Strengths and weaknessesEdit
As previously stated, one of the major strengths for using the FFM to study religiosity in people is that it is empirically tested and considered a reliable and valid measure. Another strength is that the Big Five is laid out simply, making it easier to use for examining potential links between personality and religiosity. While this is a huge strength, some research argues that its downfall lies in that it is solely a personality indicator, and is not compatible with religious or spiritual matters. For example, in another study that investigated the correlation between religiosity and the FFM, a conclusion was drawn that religiosity and/or spirituality should be made into a sixth personality factor in order to truly make research using this model accurate.
Additionally, many of the relationships between personality and religion were small. Religiousness has also been correlated with other personality traits not encompassed by the FFM. Therefore, more research is needed to determine if the FFM is an accurate way to examine relationships between personality and religiosity and to determine if there are significant relationships.
While the Big Five is the most commonly used model of personality, newer personality research suggests that the HEXACO model may be an improvement on the Big Five. The HEXACO model makes slight modification to the factors of the Big Five traits, but most notably it adds a sixth trait Honesty-Humility, which captures an individual's tendency towards honesty, humility, sincerity, greed-avoidance, and modesty. Religiosity has been positively correlated to Honesty-Humility, such that individuals who score higher on religiousness were also likely to score higher for Honesty-Humility.
It is unclear, however, if these results would be replicated in other studies.
While some traits from the Big Five and the HEXACO model have been correlated with religiosity, these models do not encompass all known personality traits.
Traits such as femininity and conservatism have both been linked to religiosity, such that those who scored higher on religiousness were likely to also score higher for femininity and conservatism. Religiosity was negatively correlated with traits relating to sexual expression, such as eroticism, sexiness, and sensuality, such that individuals who scored higher on religiosity tended to score lower on these factors of sexuality. Humour has also been negatively correlated with religiosity, such that individuals who scored higher on religiousness tended to score lower on humour.
Many of the links between traits and religiosity have not been looked at on a larger scale like traits from the Five Factor Model have. Therefore, these results may not replicate in future research and may not be accurate.
Attachment Theory is another example of a personality indicator with the ability to help researchers understand religiosity and spirituality. The basic premise of attachment theory is that infants form relationships with their caregivers, and the type of attachment influences an individual's personality and future relationships. It is thought that these future relationships could be with the particular god or higher power.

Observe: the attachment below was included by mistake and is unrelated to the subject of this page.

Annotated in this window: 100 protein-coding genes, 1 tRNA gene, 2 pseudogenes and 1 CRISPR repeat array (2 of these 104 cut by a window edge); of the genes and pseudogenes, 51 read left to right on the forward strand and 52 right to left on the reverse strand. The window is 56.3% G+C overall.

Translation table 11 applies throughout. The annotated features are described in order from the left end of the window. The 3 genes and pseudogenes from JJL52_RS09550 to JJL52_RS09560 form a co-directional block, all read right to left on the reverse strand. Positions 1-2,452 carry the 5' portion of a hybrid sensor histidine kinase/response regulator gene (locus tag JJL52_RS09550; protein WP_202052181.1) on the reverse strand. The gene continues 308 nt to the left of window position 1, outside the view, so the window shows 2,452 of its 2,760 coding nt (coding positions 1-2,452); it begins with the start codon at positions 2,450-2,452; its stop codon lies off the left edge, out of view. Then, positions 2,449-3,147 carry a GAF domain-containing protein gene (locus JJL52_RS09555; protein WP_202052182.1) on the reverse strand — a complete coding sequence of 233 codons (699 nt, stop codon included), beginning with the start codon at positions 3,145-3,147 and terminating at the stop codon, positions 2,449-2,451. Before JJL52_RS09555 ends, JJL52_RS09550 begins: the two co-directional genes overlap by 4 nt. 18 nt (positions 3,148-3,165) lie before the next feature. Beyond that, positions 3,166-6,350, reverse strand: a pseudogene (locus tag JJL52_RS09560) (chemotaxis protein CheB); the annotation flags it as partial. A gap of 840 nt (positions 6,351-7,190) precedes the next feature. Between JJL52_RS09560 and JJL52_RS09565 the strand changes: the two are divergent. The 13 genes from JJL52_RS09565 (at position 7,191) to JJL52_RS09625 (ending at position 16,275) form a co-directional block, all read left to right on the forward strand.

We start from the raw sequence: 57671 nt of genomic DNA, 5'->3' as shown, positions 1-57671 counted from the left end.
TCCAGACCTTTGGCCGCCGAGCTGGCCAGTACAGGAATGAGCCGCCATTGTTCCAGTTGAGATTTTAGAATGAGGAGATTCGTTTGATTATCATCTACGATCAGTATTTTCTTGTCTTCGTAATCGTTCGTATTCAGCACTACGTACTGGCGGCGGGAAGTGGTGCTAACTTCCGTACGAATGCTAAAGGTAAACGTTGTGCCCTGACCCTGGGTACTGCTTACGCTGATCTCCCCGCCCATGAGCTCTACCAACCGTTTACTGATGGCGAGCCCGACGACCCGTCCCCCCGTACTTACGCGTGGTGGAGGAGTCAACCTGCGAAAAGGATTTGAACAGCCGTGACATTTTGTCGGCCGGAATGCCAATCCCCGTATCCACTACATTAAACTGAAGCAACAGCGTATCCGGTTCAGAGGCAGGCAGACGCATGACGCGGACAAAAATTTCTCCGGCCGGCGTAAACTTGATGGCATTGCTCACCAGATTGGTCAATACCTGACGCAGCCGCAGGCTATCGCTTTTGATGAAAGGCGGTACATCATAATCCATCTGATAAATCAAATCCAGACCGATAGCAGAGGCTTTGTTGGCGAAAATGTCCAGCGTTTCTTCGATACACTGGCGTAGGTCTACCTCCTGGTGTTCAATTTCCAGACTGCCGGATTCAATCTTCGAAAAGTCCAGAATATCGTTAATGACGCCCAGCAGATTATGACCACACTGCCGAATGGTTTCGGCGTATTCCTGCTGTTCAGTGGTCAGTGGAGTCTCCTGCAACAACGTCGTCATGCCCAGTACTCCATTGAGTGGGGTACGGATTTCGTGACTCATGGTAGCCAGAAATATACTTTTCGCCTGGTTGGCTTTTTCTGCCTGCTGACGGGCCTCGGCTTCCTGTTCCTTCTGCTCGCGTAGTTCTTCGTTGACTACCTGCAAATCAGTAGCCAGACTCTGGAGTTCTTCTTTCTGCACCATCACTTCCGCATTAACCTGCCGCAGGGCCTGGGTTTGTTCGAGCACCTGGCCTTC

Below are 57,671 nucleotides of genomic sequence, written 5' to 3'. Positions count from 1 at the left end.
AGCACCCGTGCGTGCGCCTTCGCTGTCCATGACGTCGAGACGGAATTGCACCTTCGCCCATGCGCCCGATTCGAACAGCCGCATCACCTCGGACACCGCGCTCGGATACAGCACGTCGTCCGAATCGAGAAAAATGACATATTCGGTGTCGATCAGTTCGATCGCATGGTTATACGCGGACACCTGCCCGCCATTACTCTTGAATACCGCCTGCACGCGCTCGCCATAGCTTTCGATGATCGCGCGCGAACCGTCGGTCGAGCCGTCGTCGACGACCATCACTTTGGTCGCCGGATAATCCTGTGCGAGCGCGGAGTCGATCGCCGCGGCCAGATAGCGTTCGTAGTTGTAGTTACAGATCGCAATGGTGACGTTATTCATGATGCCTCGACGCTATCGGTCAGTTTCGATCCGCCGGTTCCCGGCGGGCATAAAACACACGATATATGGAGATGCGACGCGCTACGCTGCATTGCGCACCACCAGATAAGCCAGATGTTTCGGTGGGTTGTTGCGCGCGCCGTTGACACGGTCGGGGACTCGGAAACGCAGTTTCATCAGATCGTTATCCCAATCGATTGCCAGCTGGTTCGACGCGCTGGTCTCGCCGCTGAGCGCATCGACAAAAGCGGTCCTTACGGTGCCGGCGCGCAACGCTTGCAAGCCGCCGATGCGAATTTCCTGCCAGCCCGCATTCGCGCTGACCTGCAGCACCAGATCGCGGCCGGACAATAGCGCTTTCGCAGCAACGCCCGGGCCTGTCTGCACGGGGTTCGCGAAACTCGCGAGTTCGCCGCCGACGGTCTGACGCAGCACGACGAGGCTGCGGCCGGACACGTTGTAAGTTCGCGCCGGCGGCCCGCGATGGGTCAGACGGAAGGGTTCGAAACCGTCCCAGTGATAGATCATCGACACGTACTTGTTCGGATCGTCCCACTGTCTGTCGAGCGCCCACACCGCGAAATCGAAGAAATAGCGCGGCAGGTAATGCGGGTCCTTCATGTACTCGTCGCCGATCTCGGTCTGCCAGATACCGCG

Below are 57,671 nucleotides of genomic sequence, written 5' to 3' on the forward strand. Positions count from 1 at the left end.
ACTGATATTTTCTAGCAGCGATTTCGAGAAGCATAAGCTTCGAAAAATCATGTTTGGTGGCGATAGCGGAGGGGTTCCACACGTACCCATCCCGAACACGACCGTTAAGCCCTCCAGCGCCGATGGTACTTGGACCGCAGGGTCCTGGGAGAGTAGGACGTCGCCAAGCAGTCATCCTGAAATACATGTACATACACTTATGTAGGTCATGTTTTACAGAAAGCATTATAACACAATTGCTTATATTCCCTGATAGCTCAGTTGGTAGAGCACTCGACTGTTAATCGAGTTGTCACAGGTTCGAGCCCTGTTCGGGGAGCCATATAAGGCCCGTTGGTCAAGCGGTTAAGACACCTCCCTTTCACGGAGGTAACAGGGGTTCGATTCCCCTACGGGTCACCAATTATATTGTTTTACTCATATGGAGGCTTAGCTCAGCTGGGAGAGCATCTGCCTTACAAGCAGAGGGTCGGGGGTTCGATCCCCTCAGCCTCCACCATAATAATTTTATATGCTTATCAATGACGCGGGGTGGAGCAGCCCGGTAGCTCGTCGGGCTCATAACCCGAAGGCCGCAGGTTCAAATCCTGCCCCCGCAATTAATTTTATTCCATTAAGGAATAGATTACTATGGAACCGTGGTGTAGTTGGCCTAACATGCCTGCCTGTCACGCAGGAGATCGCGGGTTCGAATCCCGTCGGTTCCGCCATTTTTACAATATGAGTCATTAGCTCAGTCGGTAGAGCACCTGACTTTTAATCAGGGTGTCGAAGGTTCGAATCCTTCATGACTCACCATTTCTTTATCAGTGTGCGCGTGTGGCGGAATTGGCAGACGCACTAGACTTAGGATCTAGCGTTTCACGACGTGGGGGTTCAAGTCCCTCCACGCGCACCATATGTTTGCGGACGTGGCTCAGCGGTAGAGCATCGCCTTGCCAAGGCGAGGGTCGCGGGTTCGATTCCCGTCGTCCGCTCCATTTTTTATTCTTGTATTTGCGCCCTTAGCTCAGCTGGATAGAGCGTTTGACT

In attachment theory, there have been four attachment styles identified:
- secure attachment — confidence in the availability of caregiver during times of need.
- anxious-avoidant attachment — avoidance and ignoring of caregiver, due to insecurity and lack of trust in the ability of others to care for one's needs.
- anxious-ambivalent attachment — a mixture of seeking behaviors and ambivalence towards caregiver, due to the caregiver's unpredictable responses.
- disorganized/disoriented attachment — mixed, contradictory behaviors towards caregiver, often including displays of fear.
Secure attachment styles are believed to have positive outcomes for individuals' personality and future relationships, while disrupted attachment styles are believed to be related to disordered personalities, antisocial behaviors, and life-course persistent criminal behaviors. Attachment theory is also thought to be related to religiosity, because a relationship with God can mirror relationships with an adult attachment figure. Additionally, much like Attachment Theory describes with separation from caregivers, a sense of separation from God has been reported to invoke similar distress.
The research varies in explaining which types of attachment style might yield a particular relationship with God. For example, in one study, a secure relationship with one's parents was associated with a secure attachment to God. One theory, the correspondence pathway theory, suggests that individual differences in attachment style lead to differences in religious beliefs, such that an individual with an insecure attachment could be lead to either agnosticism and atheism or they could develop an emotional, dependent relationship with God. However, other research has shown a compensatory effect, such that individuals feel the need to make up for something that is lacking. For instance, someone with an insecure attachment style with their parents may in turn have a very secure, confident relationship with God to compensate for what their parents did not sufficiently provide them.